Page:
Water management in Latin America needs better infrastructure, technologies

Mexico City, Nov 25 (EFE).- Better infrastructure design and the use of technologies that promote circular water management systems would help cities contribute to water resource management in Latin America, experts said Friday.

Jose Antonio Torre, director of the Center for the Future of Cities at Tecnológico de Monterrey, and Carlos Hurtado, Sustainable Development Manager at the FEMSA Foundation questioned, in a joint article, whether cities have an efficient management of natural resources such as water, energy and food.

“Unfortunately the answer is no. From small cities to megacities in our region face multiple challenges, especially regarding urban water systems,” they said.

According to UN-Habitat estimates, a new metropolis is to emerge every two weeks in the next 15 years and it is estimated that the world is to grow from 1,934 to 2,363 megacities.

“This implies that almost 1 billion new people will become urban dwellers,” they said.

That is why they consider that the challenge in the near future is the concentration of people in a small number of cities.

For example, in Latin America and the Caribbean, 81% of the population lived in urban areas in 2020, making it the most urbanized region on the planet.

The new population dynamics, industrialization and climate change have generated, the experts said, pressure on all natural resources, “particularly water.”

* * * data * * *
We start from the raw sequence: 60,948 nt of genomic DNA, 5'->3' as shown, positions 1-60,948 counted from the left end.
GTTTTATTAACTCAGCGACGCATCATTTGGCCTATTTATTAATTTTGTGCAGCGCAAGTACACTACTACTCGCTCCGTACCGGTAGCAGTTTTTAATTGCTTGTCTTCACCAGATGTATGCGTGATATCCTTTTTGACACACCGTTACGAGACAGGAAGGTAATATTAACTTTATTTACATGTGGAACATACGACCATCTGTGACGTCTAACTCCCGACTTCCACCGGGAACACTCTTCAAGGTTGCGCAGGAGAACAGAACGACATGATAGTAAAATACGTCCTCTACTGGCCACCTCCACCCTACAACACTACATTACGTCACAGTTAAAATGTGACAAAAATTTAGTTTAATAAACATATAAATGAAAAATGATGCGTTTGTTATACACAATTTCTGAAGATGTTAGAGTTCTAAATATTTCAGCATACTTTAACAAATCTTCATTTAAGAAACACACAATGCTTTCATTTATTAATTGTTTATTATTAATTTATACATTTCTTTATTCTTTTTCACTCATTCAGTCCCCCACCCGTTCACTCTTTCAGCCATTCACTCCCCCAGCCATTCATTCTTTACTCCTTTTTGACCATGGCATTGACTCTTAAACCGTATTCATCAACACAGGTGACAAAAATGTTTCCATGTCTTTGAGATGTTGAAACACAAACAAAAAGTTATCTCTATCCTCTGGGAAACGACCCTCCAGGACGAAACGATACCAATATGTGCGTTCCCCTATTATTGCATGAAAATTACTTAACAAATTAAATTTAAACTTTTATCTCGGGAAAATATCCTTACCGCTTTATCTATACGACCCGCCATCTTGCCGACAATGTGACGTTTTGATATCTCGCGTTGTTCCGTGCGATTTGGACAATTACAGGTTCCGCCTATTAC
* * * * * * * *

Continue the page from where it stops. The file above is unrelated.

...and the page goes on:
“The care of sources, as well as the maintenance, renewal and expansion of water infrastructures require urgent, concrete and scalable actions,” they said.

According to the Organization for Economic Cooperation and Development (OECD), by 2050 the demand for water will increase by 55%, meaning more urban centers competing with each other for the vital liquid.


That is why the specialists proposed that cities improve the design of infrastructures, as well as the use of technologies that have already been successfully tested and that can promote circular water management systems.

“That is to say, incorporate equipment that allows making the most of the valuable water resource, from rainwater catchment, on-site treatment, and its reintegration to the subsoil through passive strategies in buildings such as green roofs, permeable surfaces, floodable gardens, among others,” they said.

Currently, in the northern Mexican state of Nuevo Leon, the FEMSA Foundation in collaboration with Tecnológico de Monterrey, the Water Center for Latin America and the Caribbean, and DistritoTec are carrying out a project that incorporates different technologies to enable a building to supply its own water without depending on public utilities.

The project uses technologies for rainwater collection and transmission, ambient water condensation, and a wastewater treatment plant, which allows water to be reused for green areas.

The project seeks to gather information on the behavior and operation of these technologies, which is to be monitored and studied by the Water Center for Latin America and the Caribbean, “with which we also hope to encourage innovation and replicability.”

“It is important to promote those solutions that allow a more sustainable use of the supply, transfer and treatment of water, to the extent that technological innovation and its cost allow it,” said the specialists, who promote other projects to strengthen innovation and entrepreneurship in the region. EFE


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